With international adoption, it means that we do not choose an agency that promises to get us a child faster than anyone else and has little to no accountability. It means that we take every measure possible to make sure that the child’s story is accurate. It means that we choose to become educated about the problem of child trafficking, because for some, our families are the face of international adoption. It means we work to increase domestic adoption within countries, because we acknowledge that staying in a country of origin ultimately is less traumatic for a child. It means we ask questions and demand answers. It means that we make a commitment to pray through each step, and trust that one of those steps may be to stop.
Prolife can’t simply mean protecting the unborn. It has to mean a respect and reverence for all life, including birth families. Prolife can’t just mean that we believe the child in a womb is precious. It has to mean we believe the woman intent on aborting that child is precious. It has to mean we believe the doctor performing the abortion is precious. It has to mean we believe the politician that voted to make it possible is precious. Because while we may mean it when we say there is no such thing as an unwanted child, the truth is that in His eyes, there is no unwanted person, and no person that is less precious to Him. The man over the ocean that sells his child, the woman down the street who abuses drugs and leaves her child hungry, the woman who works tirelessly at the crisis pregnancy center… the caste system is our creation, not His.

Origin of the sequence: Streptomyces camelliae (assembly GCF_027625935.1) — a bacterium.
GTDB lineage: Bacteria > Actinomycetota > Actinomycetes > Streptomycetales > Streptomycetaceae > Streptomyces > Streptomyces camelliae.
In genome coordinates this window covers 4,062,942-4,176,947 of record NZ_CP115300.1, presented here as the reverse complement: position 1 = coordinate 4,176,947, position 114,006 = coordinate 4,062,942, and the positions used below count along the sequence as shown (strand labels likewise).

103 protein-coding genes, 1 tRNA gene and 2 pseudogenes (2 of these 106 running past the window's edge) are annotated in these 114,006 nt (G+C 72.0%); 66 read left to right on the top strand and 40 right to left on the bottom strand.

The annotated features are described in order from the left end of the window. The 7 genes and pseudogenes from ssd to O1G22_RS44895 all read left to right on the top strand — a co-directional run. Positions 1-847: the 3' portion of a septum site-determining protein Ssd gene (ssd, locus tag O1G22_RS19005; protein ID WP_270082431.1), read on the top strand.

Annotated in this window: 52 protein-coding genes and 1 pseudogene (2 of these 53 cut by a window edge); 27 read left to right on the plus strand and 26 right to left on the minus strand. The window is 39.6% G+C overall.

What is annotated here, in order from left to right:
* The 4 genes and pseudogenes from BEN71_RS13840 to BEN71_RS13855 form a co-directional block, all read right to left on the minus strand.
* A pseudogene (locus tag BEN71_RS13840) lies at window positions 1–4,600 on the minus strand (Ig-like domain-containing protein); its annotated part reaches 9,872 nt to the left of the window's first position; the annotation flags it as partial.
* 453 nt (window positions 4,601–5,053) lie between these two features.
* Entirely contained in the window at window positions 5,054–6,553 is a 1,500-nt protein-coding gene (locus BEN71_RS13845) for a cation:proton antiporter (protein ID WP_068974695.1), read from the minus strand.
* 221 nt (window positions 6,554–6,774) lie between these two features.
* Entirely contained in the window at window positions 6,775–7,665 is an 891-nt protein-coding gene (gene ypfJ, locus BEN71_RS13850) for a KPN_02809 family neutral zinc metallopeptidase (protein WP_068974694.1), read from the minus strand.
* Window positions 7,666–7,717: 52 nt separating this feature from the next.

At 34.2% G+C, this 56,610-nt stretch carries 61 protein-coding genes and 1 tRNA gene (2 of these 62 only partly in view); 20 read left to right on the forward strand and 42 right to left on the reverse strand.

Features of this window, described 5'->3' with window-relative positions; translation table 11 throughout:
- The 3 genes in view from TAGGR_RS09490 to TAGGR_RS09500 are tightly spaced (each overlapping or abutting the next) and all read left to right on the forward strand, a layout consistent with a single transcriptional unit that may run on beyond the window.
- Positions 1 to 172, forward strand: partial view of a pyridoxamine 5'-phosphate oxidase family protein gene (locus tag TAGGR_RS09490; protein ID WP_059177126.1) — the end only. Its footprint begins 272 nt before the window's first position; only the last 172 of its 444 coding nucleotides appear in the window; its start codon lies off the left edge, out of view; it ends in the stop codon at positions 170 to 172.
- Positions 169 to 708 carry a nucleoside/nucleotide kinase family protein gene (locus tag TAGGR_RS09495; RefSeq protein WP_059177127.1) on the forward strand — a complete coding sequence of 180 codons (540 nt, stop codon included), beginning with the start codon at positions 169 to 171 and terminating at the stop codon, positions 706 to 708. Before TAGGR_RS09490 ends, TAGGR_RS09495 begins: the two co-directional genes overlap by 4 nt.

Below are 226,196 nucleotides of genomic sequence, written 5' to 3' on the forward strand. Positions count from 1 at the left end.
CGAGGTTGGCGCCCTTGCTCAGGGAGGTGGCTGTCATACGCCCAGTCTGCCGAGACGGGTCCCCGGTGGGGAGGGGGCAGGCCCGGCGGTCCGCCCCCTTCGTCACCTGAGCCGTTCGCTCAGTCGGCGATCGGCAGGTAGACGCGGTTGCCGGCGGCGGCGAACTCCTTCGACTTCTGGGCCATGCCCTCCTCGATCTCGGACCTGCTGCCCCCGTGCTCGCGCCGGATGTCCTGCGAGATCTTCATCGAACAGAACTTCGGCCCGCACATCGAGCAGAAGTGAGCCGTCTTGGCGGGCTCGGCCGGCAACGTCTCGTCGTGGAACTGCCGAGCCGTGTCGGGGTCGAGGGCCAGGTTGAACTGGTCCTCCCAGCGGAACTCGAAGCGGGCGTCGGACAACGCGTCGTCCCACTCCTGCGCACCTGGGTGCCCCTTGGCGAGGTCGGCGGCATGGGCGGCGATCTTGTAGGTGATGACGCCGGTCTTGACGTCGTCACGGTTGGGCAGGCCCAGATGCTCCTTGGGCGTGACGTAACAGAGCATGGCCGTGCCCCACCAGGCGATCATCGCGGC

Luke 6:32-33- “If you love only those who love you, why should you get credit for that? Even sinners love those who love them! And if you do good only to those who do good to you, why should you get credit? Even sinners do that much!”